What Is Printmaking?

Printmaking is an art form involving the production of images, generally on paper (but also on fabric, clay, plastic or other surfaces) by various techniques of multiplication, under the direct supervision of or by the hand of the artist.

These ‘prints’ are considered original works of art, even though they can exist in multiples.

A multiple collection of prints is called an ‘edition’.

Editions may exist in Limited Editions (meaning there is a set number of prints produced of the one image, never to be reproduced), or Open Editions (meaning the artist may produce their print in any quantity they choose).

Prints can also exist as a unique-state 
(one-off) print, called monotype or monoprint.

And Editions may consist of prints that present as ‘variations’ within the edition, called an Edition Variable.

To many people, the word ‘print’ suggests mechanically mass-produced commercial products, such as books, posters, newspapers and textiles. Here, the word ‘print’ refers to the original creation by an artist who, instead of a paintbrush or pencil, has chosen printmaking tools to express themselves.

What is the difference between a reproduction and an original print?

Reproductions are photographic or commercially printed copies of an existing artwork. These too can exist as artist-signed Limited Editions and carry value in their reproduction. But they are not to be confused with original hand-printed work.

The fine art printmaking print is a multiple original, considered original because the artist created an image on wood, stone, metal, lino or screen from which the final print is produced within the possibilities and limitations of that technique.

Each technique has its own distinctive style and qualities, imposed by the tools, materials, and printing methods.

There are many different types of printmaking methods, and it is not uncommon for printmaking artists to use multiple techniques when creating their art.

Below is a list of some common 
printmaking techniques:

  • Lino cut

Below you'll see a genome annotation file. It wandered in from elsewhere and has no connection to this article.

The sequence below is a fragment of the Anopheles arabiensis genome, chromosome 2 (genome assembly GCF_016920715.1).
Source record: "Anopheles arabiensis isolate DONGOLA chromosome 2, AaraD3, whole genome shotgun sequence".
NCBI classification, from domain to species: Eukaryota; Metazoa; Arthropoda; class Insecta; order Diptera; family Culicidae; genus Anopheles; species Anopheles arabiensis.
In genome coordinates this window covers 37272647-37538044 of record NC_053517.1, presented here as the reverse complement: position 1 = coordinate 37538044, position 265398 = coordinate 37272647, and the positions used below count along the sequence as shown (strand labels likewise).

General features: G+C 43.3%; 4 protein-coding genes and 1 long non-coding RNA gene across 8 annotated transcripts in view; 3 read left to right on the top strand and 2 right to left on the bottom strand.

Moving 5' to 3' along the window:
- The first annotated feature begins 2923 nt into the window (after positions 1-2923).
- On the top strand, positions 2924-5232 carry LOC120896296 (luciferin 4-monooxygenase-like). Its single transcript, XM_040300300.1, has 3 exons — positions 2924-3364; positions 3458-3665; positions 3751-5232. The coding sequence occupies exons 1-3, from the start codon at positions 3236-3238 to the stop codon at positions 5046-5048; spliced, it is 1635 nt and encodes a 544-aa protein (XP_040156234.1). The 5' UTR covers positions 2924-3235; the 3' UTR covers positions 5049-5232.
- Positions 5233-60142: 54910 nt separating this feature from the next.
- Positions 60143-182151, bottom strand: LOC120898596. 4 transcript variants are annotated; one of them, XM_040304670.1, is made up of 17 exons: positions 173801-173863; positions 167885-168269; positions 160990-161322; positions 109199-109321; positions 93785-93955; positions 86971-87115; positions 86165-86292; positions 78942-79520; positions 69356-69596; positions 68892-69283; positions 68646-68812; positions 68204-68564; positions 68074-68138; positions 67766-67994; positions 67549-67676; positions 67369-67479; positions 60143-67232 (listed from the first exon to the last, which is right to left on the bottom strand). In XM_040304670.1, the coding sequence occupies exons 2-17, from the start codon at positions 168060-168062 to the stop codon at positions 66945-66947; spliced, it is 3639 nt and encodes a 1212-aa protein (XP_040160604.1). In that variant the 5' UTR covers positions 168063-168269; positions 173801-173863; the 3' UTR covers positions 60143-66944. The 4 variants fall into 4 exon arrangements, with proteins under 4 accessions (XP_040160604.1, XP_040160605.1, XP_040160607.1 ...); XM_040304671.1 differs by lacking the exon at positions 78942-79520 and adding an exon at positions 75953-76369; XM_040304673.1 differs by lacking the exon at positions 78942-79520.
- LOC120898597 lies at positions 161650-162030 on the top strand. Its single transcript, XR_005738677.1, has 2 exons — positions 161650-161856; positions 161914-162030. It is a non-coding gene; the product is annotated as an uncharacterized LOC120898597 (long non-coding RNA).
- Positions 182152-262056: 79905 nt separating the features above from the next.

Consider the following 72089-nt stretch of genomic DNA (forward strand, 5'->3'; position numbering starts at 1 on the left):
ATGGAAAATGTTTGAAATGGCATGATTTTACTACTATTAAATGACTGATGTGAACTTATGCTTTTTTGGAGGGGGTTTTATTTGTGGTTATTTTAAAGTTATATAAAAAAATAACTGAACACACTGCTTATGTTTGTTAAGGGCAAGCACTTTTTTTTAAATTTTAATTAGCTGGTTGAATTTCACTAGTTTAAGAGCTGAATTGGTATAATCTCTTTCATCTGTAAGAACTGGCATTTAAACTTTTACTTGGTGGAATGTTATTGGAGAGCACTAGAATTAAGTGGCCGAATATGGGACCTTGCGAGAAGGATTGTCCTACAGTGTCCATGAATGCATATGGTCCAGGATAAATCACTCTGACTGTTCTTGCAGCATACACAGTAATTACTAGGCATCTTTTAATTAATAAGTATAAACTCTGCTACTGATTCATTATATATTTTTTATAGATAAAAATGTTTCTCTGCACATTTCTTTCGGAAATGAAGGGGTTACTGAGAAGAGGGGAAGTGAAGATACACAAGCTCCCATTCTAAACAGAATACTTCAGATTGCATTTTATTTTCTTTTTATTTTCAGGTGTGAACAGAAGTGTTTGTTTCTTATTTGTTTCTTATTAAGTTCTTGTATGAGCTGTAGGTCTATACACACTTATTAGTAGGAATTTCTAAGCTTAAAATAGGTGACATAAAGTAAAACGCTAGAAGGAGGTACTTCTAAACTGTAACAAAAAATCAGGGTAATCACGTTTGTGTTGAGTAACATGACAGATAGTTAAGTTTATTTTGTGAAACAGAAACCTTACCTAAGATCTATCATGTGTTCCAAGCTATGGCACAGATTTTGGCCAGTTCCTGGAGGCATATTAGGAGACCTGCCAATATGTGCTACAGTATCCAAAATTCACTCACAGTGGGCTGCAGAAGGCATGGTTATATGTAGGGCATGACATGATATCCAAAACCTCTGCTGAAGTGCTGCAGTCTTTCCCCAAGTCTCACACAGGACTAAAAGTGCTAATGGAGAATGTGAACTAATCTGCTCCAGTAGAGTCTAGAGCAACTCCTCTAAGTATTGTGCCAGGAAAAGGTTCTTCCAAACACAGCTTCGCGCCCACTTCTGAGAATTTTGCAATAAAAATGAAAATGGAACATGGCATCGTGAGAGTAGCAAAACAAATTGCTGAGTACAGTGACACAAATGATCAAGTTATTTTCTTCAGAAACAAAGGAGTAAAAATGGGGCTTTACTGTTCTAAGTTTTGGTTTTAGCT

• Monotype and Monoprint

  • Etching

  • Drypoint

  • Collagraph

  • Screenprint

  • Photopolymer

  • Aquatint

  • Print transfer

The Art of Printmaking

In all printmaking, the artist first prepares a block (also called a plate) so that some areas will hold ink when it is applied and others won’t. Block preparations must be such that the block holds ink in the same places each time it is inked. The artist then puts ink on the block or plate by various means, and presses it to a flat material in order to make a print or impression. What distinguishes one kind of printmaking from another is the means used to keep ink on some parts of the block and off others.


In RELIEF printing, ink is kept in place because certain areas of the block are carved away, leaving other areas raised or standing in relief. The printmaker rolls ink onto the block by means of a roller, called a brayer, that distributes the ink onto the raised or relief parts of the block. The carved away parts don’t touch the brayer, so they don’t get inked.
Finally, the artist presses a flat material to the block, such as paper, and the ink is offset onto it, producing a reversed image of the design that was carved onto the block. Pressing can be done by burnishing (or pressing) with various implements including wooden spoons and specially made burnishing tools called barens, or by means of a printing press. The artist then repeats the inking process for as many prints as he or she wants to make.

This cross-section drawing demonstrates the principle of relief printmaking. The raised areas of the block receive the ink (shown here in light grey) and print, while the areas cut away by the artist do not.



In INTAGLIO printing, lines or tones are engraved or etched into the surface of a plate or block. The plate is inked and then wiped, leaving the grooves filled with ink and the surface clean. Soft dampened paper is laid over the plate, and both paper and plate are put through the rollers of an etching press. The pressure of the rollers forces the paper into the grooves, so that it takes up the ink, leaving an indented impression of the whole plate on the paper (a plate mark).
Cross section of an incised plate. The grooves cut into the surface of the plate are filled with ink (shown in light grey).

An intriguing hybrid among printmaking techniques is MONOTYPE. It is a combination of painting and printmaking. One image (mono) is painted or drawn with oil paint, water-based paint, or printer’s ink directly on a plate and then transferred to paper. Metal plates, plastic sheets, glass, wood or any surface, even gelatine, that will transfer an image onto paper, can be used. The impression can be transferred by hand rubbing or printed on a press.
Monotype - a one-of-a-kind print made by painting on a smooth metal, glass, gelatine or stone plate and then printing on paper. The pressure of printing creates a texture not possible when painting directly on paper.
Monoprint - one of a series in which each print has some differences of colour, design, texture, etc. applied to an underlying common image. 


Linocut is one of the most widely known and used forms of relief printing. A sheet of lino or vinyl is used for a block or plate and it is the raised surface containing the positive image that is printed. The background area or negative space is carved away, creating the white, or nonprinting, areas. As with other relief prints (woodcut and engraving) ink is applied with a roller to the raised surface, paper placed on it, and the image transferred by rubbing the back of the paper with a wooden spoon or baren or by running the block and paper through a press.